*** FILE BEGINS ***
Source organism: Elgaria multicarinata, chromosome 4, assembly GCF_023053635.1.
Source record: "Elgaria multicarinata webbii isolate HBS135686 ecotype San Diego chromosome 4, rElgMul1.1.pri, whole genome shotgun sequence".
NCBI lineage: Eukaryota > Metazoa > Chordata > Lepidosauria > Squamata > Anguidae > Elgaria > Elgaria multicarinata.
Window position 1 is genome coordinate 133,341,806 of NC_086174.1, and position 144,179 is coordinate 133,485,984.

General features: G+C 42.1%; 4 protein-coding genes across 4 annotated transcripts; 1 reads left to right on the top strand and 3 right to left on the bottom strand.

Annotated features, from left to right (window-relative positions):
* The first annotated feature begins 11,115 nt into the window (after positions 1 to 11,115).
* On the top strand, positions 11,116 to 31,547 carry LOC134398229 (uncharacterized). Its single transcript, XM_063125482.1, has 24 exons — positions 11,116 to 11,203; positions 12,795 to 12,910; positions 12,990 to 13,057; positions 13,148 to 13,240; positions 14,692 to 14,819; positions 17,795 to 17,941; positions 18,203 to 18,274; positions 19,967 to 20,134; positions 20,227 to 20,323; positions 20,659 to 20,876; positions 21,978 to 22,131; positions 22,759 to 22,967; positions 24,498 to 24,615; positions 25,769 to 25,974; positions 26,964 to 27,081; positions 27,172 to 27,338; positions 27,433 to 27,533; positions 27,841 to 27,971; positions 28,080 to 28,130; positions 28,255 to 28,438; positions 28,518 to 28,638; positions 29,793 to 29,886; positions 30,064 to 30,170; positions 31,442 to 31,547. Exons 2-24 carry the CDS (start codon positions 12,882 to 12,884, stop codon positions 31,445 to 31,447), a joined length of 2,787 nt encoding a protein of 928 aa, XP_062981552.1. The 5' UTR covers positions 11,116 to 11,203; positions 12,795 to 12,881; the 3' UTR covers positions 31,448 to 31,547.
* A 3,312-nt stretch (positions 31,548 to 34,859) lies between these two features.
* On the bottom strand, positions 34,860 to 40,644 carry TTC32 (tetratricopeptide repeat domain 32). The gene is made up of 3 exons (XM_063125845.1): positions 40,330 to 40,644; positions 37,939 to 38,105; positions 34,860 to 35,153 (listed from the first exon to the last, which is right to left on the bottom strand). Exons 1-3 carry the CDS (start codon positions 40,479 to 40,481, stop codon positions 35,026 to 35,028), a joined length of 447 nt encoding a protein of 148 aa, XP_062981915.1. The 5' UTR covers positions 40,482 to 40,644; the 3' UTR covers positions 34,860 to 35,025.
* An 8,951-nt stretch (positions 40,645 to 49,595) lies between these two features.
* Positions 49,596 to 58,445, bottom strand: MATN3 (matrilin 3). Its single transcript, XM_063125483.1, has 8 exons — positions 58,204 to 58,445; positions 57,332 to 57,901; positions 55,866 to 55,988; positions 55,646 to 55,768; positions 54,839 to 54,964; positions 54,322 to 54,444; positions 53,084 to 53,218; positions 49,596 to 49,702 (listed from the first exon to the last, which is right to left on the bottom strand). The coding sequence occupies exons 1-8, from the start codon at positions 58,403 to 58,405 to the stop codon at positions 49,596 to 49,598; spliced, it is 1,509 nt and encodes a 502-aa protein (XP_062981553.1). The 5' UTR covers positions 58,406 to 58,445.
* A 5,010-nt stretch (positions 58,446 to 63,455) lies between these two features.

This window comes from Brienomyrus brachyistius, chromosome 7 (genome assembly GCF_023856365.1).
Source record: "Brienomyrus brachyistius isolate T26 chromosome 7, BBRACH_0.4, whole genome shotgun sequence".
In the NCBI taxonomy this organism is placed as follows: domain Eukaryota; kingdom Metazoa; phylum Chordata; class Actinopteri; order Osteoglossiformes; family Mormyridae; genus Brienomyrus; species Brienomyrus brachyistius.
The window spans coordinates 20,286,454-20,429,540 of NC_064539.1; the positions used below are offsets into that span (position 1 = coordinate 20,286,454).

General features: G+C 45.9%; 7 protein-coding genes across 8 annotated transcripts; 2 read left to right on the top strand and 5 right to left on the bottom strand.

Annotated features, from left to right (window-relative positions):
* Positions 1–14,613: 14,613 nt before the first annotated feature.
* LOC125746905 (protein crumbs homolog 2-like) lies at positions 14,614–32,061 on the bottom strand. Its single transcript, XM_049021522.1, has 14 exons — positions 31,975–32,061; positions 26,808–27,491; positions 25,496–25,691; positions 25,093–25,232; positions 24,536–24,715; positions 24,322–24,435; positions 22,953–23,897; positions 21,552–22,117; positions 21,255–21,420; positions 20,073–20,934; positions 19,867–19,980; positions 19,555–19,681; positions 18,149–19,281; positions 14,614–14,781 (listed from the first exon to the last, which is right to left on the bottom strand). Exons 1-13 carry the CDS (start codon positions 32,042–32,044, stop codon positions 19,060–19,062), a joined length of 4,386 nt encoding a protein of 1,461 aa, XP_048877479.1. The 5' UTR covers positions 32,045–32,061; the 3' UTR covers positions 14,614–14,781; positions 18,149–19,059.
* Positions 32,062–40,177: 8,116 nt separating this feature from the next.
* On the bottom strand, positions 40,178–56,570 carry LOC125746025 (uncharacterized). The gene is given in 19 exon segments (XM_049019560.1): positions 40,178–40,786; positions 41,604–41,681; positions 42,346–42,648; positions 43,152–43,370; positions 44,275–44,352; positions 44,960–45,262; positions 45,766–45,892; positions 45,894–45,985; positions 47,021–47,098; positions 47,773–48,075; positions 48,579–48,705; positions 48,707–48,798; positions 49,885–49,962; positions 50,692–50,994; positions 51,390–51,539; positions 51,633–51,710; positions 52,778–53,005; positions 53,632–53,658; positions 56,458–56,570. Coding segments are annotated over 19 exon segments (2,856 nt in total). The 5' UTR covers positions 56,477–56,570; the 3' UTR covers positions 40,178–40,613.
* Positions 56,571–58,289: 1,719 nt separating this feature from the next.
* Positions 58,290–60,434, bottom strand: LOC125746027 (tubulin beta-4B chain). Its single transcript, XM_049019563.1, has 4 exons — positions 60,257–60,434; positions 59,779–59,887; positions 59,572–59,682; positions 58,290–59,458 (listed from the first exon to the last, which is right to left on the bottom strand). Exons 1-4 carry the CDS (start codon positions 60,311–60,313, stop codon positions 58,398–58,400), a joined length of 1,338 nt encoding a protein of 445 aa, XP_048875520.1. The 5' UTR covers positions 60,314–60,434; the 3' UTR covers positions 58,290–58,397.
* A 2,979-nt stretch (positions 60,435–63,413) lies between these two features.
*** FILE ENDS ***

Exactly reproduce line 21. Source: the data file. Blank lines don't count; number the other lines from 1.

* LOC125746905 (protein crumbs homolog 2-like) lies at positions 14,614–32,061 on the bottom strand. Its single transcript, XM_049021522.1, has 14 exons — positions 31,975–32,061; positions 26,808–27,491; positions 25,496–25,691; positions 25,093–25,232; positions 24,536–24,715; positions 24,322–24,435; positions 22,953–23,897; positions 21,552–22,117; positions 21,255–21,420; positions 20,073–20,934; positions 19,867–19,980; positions 19,555–19,681; positions 18,149–19,281; positions 14,614–14,781 (listed from the first exon to the last, which is right to left on the bottom strand). Exons 1-13 carry the CDS (start codon positions 32,042–32,044, stop codon positions 19,060–19,062), a joined length of 4,386 nt encoding a protein of 1,461 aa, XP_048877479.1. The 5' UTR covers positions 32,045–32,061; the 3' UTR covers positions 14,614–14,781; positions 18,149–19,059.